It's going to be no surprise to most of you to hear that it's been a dry winter so far. You don't need to look any farther than the fact that much of the Central Coast has been dealing with fires at a time of year when we're more likely to be worrying about erosion. Even when we did get a little rain the week before Christmas, it served mostly to highlight just how unusually bare the ground was for late December:
While the dry weather has meant pleasant afternoons that felt more like October than December, it was also very cold at night. How cold? In December, we saw 20 nights of frost at the vineyard. Now a winter frost isn't unusual. We typically get 30-40 nights a year that drop below freezing, and December is typically our coldest month. Nor is it detrimental. Grapevines benefit from being forced into dormancy, as it keeps them from expending energy they'll need in the spring on winter growth that won't help ripen grapes.
But it is unusual to see so many frost nights in a single month, and even more unusual for so many of those days to be warm. The average high temperature in December was 68.9 degrees, and sixteen days made it into the 70s. One day (December 13th) managed to set both Paso Robles' record high (73) and low (22) for that date. What was the culprit? Record low humidities, and a near-total lack of cloud cover. Eighteen days saw relative humidity levels drop into the teens, with a stretch in early December where four days in a week saw levels in the single digits. How unusual is that? December 2016, which wasn't even all that wet, didn't see a single relative humidity reading as low as 30%. Neither December 2015 nor December 2014 saw any days below 20%. You have to go back to 2013, which for most of California's was its driest year on record, to find anything comparable, and even they only saw 11 days of relative humidity below 20%. No wonder our December brought us only a paltry 0.07" of rain.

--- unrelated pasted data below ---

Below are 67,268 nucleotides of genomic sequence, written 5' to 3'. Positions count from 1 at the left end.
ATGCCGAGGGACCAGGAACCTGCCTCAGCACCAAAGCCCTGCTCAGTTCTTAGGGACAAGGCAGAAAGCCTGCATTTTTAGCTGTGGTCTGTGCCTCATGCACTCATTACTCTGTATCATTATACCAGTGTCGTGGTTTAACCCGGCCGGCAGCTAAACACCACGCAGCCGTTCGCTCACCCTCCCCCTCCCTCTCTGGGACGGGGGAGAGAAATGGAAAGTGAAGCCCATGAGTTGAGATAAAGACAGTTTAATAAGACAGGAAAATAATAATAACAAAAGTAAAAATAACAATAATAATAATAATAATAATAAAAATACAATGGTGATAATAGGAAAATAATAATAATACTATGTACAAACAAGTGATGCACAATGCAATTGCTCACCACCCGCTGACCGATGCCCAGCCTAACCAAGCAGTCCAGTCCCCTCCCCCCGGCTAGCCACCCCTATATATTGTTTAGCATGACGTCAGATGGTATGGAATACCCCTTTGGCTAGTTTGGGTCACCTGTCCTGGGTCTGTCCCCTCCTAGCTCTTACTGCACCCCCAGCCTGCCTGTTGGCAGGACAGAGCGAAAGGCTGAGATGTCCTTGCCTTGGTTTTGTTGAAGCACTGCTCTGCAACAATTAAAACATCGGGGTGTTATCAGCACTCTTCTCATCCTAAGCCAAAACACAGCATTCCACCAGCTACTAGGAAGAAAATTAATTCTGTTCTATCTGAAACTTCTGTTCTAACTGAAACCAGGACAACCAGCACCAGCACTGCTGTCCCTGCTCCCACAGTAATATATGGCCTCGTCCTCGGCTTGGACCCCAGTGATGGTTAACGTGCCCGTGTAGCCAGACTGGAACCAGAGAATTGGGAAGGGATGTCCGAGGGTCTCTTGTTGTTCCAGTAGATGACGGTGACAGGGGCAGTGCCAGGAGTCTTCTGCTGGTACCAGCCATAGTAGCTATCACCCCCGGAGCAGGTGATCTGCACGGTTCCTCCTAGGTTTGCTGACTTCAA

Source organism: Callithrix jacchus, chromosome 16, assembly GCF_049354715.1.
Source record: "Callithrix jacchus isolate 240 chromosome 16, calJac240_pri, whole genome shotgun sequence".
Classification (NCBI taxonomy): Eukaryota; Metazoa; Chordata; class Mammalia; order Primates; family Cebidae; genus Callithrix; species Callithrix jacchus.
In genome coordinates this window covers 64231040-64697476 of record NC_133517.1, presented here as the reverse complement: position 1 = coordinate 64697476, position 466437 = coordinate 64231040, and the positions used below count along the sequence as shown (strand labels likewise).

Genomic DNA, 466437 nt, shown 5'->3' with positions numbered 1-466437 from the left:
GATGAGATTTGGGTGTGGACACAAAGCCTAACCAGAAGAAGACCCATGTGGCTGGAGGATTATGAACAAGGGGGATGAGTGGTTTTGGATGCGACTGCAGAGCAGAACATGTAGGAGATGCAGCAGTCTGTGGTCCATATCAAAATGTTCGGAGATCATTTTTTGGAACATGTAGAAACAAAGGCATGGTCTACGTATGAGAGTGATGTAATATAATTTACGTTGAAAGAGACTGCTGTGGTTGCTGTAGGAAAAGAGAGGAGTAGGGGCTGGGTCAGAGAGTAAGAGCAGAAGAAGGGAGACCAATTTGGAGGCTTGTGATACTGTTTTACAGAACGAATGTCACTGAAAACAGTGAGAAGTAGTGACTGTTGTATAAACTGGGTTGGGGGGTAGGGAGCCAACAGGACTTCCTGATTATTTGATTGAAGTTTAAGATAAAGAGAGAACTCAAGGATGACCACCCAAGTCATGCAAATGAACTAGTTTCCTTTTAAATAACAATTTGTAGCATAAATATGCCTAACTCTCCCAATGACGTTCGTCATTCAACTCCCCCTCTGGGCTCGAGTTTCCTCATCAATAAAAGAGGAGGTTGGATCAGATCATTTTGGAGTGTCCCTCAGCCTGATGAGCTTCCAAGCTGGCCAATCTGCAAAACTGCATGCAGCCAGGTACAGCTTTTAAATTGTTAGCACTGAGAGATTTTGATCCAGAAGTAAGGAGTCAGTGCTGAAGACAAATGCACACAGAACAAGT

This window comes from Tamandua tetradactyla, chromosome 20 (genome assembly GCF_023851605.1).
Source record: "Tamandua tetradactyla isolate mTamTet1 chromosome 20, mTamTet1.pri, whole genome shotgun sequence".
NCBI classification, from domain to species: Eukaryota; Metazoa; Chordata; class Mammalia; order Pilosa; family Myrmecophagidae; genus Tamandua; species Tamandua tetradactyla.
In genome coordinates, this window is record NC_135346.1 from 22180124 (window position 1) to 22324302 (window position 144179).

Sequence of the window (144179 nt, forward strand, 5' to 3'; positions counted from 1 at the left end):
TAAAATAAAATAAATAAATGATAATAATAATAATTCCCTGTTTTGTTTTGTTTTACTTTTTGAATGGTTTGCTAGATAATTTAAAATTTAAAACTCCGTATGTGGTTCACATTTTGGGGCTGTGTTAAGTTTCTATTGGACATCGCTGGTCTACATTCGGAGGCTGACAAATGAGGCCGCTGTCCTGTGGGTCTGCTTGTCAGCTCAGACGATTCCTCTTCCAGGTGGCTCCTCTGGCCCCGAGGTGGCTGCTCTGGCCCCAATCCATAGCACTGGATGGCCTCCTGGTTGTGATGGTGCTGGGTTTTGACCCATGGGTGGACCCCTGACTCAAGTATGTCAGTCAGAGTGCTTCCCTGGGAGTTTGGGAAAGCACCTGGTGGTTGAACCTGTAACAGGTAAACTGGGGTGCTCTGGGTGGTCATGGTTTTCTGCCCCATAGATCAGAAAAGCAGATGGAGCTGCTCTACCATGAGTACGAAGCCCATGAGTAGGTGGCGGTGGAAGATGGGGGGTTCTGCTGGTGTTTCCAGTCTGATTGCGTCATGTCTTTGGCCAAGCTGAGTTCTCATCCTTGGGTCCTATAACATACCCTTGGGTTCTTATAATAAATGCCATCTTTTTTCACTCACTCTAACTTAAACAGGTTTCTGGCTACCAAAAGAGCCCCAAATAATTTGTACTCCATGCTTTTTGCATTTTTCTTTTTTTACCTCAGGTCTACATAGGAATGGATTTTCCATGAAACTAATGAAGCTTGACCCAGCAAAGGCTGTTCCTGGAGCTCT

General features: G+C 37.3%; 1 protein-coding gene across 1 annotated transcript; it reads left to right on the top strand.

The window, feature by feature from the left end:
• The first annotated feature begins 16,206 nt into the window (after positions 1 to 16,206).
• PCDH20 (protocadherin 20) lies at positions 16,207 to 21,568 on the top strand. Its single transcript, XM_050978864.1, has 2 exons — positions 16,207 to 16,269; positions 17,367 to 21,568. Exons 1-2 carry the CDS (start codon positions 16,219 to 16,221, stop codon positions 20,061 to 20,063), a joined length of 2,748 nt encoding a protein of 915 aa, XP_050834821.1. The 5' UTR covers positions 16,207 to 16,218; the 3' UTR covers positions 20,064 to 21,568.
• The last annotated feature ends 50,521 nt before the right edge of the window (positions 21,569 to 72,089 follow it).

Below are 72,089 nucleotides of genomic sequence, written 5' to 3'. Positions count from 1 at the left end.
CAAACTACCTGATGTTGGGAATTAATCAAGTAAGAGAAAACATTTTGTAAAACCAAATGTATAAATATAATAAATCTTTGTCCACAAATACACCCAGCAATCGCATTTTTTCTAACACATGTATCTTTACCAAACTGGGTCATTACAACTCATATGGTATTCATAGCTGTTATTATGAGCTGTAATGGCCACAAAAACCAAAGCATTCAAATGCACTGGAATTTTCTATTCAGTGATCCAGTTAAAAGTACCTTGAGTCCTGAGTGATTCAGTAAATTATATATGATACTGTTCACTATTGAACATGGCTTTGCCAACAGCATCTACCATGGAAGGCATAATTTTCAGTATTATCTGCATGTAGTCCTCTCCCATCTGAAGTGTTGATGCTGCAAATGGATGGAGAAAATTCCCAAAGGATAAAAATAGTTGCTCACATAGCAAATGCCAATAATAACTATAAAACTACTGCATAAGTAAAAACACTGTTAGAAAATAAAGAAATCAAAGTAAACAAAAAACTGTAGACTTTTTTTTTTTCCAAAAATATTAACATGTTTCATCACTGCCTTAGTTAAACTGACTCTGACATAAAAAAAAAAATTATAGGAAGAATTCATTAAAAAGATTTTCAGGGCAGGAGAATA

The impact on the vineyard is likely to depend on what we see in coming weeks and months. Typically at this point we'd expect to have accumulated 8.15" of rain. This year, we've only gotten 1.42", or 17% of normal. Our cover crop has barely sprouted, and the soil is dry down through most of the root zone. But there's still time. Typically, more than two-thirds of our annual rainfall comes after the new year, and our two wettest months are, on average, January and February. That said, there's no question that we're behind. Even with normal rainfall the rest of the winter, we'd only be at 73% of normal precipitation:
There's no guarantee that we'll see normal rainfall the rest of the winter, either. The Pacific has settled into a mild La Nina pattern, which typically produces drier than normal winters in California. That said, for the first time in over a month the near-term forecast is calling for some wet weather. The ridge of high pressure that has been responsible for our dry December is breaking down, and two small storm systems are forecast to impact the Central Coast this week. Even better, the following week is likely to see the storm track shift south enough for some potentially more significant rainfall. Meteorologist John Lindsey shared the following graphic on social media, showing the two major model predictions of ten-day precipitation:
While neither projection suggests we'll get drenched, both show an inch or two of rain as we enter January. That's not enough to get down deep into the zone where our dry-farmed vines' roots mostly are, but every bit helps. At the least, it should get the cover crop germinated, and ensure that our flock of sheep, alpacas, donkeys, and llama has enough to eat this winter without our having to supplement.
Given how dry it's been so far this winter, we'll take whatever we can get. Fingers crossed, everyone, please.